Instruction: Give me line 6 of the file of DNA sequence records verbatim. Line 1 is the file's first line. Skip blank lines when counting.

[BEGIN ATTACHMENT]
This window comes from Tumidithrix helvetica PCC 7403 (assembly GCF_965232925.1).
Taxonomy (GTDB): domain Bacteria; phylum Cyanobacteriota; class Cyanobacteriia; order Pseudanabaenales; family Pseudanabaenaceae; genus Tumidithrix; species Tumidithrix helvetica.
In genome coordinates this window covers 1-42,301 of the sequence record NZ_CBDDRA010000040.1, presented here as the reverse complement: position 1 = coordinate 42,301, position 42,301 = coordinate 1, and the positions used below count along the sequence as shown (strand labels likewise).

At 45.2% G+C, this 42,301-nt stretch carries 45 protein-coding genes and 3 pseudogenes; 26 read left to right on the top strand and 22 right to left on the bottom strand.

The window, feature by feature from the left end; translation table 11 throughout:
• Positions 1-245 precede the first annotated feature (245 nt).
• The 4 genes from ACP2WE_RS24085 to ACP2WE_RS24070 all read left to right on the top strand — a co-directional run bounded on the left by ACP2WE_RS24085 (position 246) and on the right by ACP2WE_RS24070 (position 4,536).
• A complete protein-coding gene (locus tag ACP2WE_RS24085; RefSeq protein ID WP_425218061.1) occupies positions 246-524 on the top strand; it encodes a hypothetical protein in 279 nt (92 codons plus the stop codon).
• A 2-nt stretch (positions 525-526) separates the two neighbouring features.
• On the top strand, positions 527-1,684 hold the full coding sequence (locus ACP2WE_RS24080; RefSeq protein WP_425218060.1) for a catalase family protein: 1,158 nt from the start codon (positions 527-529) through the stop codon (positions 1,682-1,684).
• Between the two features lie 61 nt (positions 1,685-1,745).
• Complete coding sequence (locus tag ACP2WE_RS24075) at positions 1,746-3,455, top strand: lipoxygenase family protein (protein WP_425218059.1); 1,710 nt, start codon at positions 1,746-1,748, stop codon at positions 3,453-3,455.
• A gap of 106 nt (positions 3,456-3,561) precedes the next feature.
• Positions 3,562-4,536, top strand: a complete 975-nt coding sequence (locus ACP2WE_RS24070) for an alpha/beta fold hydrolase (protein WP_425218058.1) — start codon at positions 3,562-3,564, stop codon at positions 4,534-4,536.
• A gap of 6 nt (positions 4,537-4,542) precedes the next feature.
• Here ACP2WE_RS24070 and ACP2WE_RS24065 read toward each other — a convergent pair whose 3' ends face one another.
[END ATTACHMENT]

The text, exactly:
• Positions 1-245 precede the first annotated feature (245 nt).